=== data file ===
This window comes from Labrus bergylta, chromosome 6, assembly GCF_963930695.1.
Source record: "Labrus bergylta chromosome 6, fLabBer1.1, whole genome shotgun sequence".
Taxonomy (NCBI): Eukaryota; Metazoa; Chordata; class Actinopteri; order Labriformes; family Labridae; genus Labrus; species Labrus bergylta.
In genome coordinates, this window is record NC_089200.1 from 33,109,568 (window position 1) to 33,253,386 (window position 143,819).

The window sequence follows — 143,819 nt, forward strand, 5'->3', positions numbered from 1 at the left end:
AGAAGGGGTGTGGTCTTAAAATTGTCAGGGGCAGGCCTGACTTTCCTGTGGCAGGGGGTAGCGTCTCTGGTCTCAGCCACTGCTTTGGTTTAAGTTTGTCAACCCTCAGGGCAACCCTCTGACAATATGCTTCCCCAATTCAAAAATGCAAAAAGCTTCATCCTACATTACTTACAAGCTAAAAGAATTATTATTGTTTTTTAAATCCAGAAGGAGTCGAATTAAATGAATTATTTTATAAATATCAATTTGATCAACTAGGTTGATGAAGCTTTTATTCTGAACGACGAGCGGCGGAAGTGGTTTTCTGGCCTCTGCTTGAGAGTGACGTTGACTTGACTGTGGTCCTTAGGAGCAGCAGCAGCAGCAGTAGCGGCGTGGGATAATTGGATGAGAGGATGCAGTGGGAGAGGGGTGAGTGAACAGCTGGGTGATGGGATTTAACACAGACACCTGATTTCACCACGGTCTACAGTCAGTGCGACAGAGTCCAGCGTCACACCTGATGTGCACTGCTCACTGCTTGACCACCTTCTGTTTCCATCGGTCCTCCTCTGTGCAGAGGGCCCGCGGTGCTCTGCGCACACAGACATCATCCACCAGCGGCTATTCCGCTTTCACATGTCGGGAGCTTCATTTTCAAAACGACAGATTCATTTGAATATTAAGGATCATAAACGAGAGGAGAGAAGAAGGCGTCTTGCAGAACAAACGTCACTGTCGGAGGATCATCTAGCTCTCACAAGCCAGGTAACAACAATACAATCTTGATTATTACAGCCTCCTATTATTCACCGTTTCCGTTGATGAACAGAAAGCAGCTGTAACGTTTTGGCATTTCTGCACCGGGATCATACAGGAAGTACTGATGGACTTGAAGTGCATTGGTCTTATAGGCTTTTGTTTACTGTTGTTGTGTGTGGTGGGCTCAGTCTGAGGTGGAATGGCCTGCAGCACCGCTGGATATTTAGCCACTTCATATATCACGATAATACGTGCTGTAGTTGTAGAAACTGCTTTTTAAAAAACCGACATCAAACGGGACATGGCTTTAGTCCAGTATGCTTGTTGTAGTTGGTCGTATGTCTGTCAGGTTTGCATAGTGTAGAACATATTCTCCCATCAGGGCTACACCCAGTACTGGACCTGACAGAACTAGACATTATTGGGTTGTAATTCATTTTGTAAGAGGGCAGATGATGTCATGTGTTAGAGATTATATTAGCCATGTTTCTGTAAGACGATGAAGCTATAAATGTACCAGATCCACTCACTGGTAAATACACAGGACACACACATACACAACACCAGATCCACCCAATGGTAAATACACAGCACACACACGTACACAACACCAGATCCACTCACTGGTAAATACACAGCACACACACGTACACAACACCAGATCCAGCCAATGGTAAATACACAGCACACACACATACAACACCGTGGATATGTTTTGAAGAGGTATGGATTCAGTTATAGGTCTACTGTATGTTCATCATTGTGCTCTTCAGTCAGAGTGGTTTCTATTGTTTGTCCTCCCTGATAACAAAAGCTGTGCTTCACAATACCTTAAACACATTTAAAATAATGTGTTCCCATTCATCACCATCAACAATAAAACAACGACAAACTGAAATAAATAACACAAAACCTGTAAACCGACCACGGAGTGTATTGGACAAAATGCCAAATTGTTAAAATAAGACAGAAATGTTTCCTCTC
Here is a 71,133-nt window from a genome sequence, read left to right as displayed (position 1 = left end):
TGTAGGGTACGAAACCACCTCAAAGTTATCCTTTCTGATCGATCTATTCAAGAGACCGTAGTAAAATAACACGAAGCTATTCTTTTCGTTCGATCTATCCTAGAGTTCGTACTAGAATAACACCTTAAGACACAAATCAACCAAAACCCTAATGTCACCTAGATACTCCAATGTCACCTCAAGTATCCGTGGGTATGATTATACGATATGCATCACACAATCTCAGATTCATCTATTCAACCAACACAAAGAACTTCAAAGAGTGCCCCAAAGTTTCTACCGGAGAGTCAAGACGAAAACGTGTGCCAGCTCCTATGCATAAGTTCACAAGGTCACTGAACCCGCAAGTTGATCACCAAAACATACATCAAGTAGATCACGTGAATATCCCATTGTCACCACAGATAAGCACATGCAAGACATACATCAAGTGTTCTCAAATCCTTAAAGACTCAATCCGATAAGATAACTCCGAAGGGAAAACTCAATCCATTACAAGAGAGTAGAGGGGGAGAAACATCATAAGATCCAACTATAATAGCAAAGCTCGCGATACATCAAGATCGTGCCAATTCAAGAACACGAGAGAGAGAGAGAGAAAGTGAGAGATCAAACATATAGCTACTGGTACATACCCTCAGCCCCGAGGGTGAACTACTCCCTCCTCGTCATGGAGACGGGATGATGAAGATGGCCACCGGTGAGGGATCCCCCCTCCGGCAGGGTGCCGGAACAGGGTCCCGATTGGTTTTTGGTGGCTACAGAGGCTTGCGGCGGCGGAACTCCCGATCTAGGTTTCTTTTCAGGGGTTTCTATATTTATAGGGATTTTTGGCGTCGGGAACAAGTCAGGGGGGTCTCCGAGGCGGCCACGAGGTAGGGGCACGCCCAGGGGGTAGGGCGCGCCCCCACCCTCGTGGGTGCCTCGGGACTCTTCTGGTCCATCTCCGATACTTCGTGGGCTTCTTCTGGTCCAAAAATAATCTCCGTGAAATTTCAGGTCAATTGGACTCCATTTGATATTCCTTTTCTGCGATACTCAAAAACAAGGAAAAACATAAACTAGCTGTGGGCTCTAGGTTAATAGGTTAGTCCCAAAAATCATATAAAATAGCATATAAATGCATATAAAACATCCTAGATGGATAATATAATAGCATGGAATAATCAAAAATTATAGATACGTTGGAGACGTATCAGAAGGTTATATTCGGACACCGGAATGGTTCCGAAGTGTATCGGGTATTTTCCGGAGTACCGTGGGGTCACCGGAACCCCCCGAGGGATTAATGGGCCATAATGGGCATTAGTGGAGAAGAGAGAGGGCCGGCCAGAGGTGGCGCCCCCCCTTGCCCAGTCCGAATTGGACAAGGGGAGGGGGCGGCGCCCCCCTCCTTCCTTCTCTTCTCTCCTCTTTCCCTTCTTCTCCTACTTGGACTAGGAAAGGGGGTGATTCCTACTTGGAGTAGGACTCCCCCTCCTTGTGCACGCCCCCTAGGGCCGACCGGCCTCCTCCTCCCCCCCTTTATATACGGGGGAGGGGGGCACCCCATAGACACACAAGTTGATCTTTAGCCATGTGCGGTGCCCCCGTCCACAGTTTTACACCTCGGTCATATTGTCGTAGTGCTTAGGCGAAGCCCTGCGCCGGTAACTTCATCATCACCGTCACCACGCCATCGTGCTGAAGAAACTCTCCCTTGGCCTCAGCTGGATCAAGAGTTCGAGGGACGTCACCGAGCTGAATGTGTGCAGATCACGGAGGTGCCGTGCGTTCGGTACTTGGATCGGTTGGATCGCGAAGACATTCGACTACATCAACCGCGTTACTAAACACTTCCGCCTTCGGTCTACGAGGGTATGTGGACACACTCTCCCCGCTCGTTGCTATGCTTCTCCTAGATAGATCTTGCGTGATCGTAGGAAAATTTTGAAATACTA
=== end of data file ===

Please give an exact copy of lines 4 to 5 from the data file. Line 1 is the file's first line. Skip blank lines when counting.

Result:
In genome coordinates, this window is record NC_089200.1 from 33,109,568 (window position 1) to 33,253,386 (window position 143,819).

The window sequence follows — 143,819 nt, forward strand, 5'->3', positions numbered from 1 at the left end: